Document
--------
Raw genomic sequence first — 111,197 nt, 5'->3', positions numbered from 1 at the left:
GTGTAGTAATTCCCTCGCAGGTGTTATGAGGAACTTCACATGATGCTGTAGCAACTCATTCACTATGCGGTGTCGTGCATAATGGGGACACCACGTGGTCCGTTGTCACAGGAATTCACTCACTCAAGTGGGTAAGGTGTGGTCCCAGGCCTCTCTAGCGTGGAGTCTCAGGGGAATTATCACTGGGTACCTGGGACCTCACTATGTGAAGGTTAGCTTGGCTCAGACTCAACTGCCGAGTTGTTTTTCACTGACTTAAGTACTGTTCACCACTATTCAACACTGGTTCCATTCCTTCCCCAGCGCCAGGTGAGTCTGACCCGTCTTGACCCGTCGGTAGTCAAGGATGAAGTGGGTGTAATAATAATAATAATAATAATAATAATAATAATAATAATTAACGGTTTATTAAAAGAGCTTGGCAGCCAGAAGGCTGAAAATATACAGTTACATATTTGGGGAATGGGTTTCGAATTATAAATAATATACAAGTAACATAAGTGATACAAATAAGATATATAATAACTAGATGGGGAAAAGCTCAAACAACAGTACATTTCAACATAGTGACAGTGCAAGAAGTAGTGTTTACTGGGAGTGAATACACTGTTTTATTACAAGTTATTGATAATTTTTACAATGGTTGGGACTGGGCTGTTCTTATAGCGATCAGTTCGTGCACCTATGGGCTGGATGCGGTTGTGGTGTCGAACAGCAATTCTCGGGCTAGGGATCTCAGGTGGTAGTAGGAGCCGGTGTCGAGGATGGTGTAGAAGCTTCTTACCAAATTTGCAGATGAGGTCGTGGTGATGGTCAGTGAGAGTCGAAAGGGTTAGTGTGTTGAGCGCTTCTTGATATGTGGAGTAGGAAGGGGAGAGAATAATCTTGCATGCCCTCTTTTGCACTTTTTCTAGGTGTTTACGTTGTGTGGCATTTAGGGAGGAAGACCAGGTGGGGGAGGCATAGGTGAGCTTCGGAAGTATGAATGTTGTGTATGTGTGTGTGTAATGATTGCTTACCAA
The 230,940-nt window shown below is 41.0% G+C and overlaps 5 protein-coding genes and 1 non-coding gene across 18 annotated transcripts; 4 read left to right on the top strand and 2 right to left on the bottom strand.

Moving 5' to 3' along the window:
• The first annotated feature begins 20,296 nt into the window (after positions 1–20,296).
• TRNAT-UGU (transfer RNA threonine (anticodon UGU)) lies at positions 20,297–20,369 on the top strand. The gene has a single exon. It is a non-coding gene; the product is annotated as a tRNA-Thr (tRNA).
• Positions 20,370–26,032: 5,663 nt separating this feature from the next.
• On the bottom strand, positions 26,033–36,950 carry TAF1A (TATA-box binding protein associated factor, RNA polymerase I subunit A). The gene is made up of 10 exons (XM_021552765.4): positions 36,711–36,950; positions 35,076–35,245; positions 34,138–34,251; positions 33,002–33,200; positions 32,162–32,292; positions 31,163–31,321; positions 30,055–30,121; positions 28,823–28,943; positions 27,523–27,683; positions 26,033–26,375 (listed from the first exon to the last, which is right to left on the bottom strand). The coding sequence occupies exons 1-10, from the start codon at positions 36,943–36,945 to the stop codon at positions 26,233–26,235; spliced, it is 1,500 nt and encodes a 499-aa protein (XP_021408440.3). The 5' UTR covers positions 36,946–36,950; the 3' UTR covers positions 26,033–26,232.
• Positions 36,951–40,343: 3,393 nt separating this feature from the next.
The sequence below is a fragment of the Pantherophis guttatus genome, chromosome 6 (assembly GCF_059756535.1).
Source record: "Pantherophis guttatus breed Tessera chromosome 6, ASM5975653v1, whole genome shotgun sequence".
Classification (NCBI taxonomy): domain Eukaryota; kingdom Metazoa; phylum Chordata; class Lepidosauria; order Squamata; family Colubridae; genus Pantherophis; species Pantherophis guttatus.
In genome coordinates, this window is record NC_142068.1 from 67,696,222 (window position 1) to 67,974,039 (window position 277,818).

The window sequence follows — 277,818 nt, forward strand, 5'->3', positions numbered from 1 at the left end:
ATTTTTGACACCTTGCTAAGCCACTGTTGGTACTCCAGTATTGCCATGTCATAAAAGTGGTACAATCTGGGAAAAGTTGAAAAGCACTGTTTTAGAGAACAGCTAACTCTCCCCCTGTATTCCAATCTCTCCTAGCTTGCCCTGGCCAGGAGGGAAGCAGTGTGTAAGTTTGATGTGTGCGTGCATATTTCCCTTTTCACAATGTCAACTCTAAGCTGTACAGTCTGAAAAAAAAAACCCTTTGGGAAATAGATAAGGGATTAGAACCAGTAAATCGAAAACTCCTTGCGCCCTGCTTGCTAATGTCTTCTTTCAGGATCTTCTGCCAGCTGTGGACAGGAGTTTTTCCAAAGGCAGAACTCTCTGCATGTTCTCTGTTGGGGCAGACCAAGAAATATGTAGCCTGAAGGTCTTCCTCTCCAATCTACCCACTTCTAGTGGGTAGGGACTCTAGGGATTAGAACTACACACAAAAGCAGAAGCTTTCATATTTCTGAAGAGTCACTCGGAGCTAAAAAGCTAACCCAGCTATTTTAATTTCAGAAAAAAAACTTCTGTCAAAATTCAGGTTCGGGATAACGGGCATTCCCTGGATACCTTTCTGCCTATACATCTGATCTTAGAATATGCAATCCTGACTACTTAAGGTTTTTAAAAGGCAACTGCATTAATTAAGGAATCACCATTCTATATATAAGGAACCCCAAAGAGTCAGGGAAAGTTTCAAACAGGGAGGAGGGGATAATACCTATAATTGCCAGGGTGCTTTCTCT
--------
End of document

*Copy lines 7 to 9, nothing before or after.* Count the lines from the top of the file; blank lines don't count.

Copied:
• Positions 20,370–26,032: 5,663 nt separating this feature from the next.
• On the bottom strand, positions 26,033–36,950 carry TAF1A (TATA-box binding protein associated factor, RNA polymerase I subunit A). The gene is made up of 10 exons (XM_021552765.4): positions 36,711–36,950; positions 35,076–35,245; positions 34,138–34,251; positions 33,002–33,200; positions 32,162–32,292; positions 31,163–31,321; positions 30,055–30,121; positions 28,823–28,943; positions 27,523–27,683; positions 26,033–26,375 (listed from the first exon to the last, which is right to left on the bottom strand). The coding sequence occupies exons 1-10, from the start codon at positions 36,943–36,945 to the stop codon at positions 26,233–26,235; spliced, it is 1,500 nt and encodes a 499-aa protein (XP_021408440.3). The 5' UTR covers positions 36,946–36,950; the 3' UTR covers positions 26,033–26,232.
• Positions 36,951–40,343: 3,393 nt separating this feature from the next.